Patients who are scheduled in the PMC for a procedure can expect a letter in the mail that includes special pre-procedure instructions. In addition, they are called by our nursing staff the day before the procedure. This gives the nurses the opportunity to make sure that the patients understand the pre-procedure instructions and to answer any questions that the patients may have.
On the day of the procedure, patients meet with the nurses, physicians, and the radiographer responsible for their care during and after their procedure. A nursing assessment is completed, while the physician completes a brief history and physical exam. The physician reviews the procedure with the patient, obtains informed consent and answers any of the patients' remaining questions.
Although the nature of our procedures makes it imperative for patients to be awake, patients are offered the option of having IV sedation during the procedure, as light sedation can make patients more comfortable and less anxious. Patients are monitored throughout the procedure and during the recovery period by specialized nurses who are trained in Advanced Cardiac Life Support (ACLS) and the administration of conscious moderate sedation.
Our fluoroscopic procedures are performed in a special procedure room in which patients are given a choice of musical options to be played during their procedure. Patients are positioned on our procedure table with pillows, and care is taken to make them as comfortable as possible. The lights are dimmed and patients are supported by our staff with hand holding, if needed, and a lot of personal attention. This atmosphere, in conjunction with IV sedation, helps to calm patients during the procedure.
The patient's skin is numbed with a local anesthetic, and the patient's comfort and sedation level are continuously monitored. Once the site for the injection is located using fluoroscopy, a mixture of local anesthetic and steroid, if appropriate, is injected around the nerves that are causing pain. The actual procedure time varies depending on the procedure, but most are completed in 20-40 minutes.
At the end of the procedure, patients are taken to the recovery area and monitored for an additional 30-40 minutes. Here, patients are given something to drink and a snack, along with an X-ray image of their procedure. Patients generally experience pain relief immediately after their procedure. This initial pain relief is related to the local anesthetic or numbing medication used. The pain relief from this medication lasts for a few hours to a few days. Most patients experience a prolonged benefit, which occurs within 48 hours from the steroid medication. Patients may return to work and/or normal activity the day after their procedure. The PMC nurses follow up with patients the next day to assess their response to the procedure.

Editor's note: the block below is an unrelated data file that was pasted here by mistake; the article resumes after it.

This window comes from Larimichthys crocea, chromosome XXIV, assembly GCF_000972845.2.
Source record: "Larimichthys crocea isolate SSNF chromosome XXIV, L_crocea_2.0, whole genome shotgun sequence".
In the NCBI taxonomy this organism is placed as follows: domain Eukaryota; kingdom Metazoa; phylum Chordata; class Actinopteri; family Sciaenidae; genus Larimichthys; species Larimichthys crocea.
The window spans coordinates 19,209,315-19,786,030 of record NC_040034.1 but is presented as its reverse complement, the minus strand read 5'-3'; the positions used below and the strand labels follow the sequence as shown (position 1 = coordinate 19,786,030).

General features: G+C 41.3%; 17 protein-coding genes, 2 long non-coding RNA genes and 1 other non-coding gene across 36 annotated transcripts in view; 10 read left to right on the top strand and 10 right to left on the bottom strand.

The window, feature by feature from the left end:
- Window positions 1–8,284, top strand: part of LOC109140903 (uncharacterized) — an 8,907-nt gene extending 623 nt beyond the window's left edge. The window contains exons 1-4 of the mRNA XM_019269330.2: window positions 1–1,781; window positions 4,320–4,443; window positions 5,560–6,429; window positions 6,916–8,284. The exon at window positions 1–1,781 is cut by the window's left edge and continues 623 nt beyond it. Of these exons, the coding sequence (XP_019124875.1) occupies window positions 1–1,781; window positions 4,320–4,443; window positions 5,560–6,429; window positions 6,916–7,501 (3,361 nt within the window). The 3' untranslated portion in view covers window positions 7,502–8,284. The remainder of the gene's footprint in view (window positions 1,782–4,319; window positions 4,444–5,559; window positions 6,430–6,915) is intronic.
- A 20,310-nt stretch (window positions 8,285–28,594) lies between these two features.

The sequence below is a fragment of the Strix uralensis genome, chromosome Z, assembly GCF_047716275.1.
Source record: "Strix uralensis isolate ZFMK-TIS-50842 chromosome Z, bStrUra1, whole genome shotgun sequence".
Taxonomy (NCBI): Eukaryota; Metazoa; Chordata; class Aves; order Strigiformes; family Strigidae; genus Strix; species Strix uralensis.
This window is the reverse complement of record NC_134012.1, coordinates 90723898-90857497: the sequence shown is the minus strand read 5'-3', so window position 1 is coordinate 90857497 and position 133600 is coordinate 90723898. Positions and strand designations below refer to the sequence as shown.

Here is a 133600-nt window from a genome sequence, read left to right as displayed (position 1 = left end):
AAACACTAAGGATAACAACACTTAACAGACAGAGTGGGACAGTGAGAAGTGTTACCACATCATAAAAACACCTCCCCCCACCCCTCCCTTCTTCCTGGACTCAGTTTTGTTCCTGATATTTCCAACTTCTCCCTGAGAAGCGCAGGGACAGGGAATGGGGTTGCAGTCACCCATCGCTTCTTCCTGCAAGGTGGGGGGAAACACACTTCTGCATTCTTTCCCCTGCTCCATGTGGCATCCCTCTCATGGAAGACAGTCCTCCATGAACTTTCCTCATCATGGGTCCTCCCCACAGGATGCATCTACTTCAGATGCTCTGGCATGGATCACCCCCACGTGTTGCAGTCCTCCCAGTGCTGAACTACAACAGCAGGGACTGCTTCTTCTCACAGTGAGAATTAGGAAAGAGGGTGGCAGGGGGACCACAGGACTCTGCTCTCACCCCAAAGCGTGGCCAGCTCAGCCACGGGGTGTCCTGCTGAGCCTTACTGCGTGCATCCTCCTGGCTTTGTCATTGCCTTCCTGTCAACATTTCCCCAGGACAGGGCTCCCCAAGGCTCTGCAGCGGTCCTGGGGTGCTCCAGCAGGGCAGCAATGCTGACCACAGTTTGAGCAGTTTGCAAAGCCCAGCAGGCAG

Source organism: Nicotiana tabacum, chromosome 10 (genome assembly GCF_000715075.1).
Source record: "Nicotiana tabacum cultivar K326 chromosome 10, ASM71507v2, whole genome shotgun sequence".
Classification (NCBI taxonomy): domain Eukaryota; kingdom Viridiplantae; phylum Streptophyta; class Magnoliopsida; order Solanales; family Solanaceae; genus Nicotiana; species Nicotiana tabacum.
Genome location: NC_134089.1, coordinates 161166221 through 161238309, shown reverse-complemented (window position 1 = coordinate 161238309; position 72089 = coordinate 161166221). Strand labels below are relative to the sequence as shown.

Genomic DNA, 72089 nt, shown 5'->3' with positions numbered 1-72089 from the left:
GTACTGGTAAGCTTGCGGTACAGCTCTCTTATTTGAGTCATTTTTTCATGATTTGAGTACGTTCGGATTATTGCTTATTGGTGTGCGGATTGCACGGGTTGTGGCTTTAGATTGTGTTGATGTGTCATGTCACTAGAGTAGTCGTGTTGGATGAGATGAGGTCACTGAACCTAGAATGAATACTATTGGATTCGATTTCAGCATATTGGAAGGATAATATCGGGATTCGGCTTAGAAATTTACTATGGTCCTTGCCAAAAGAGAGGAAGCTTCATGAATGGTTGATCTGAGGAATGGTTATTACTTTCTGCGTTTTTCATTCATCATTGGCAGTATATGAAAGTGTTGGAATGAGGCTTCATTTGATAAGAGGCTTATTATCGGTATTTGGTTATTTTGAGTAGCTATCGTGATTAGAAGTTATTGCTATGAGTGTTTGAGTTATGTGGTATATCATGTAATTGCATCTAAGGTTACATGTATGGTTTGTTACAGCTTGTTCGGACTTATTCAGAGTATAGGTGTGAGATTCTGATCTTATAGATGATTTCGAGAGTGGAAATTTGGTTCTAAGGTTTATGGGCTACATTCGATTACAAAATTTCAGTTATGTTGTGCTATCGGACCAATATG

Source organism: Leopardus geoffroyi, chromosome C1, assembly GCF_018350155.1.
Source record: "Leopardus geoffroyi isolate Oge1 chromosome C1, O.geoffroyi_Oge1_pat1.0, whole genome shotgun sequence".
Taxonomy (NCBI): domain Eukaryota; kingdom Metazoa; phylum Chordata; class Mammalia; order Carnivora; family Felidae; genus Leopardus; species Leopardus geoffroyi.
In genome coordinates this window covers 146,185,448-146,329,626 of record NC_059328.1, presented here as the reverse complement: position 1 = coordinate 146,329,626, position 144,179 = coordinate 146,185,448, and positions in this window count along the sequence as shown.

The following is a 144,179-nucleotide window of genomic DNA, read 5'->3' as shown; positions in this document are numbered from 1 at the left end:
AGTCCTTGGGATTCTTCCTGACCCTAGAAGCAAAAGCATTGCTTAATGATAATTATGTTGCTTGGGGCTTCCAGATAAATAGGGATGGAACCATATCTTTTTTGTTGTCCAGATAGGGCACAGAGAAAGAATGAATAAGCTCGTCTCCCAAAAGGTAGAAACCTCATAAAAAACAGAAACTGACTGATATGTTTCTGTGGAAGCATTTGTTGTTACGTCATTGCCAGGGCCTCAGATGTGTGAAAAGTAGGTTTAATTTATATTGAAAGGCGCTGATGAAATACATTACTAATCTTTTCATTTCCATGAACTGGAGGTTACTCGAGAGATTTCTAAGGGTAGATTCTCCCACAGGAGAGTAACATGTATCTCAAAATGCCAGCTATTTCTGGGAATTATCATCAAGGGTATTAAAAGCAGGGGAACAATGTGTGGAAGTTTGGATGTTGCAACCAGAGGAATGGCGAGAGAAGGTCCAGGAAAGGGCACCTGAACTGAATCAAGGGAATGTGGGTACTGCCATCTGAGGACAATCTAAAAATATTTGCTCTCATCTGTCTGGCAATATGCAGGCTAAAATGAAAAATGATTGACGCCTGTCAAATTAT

The excellent care received by our patients is greatly appreciated. After their first procedure at the PMC, many are surprised and relieved that the procedure was not what they had expected.
“To say your staff is magnificent is an understatement. The atmosphere in the procedure room is always very upbeat. The personal care they give to each patient is wonderful. By the time the procedure starts, I feel relaxed and cared about. During the procedure, I feel the same. The doctors and nurses told me exactly what to expect and when. They take the time and make the effort to keep me relaxed throughout the procedure ... the amount of energy each person on the staff puts into each patient's feelings is phenomenal...all of you should be proud of the excellent care you provide."
Delivering compassionate care to patients is what we do best. Alleviating patient fears and providing pain relief not only for the pain condition, but also during the interventional procedure, is the goal of interventional pain management. Patients should not have to endure more pain to get the pain relief they deserve.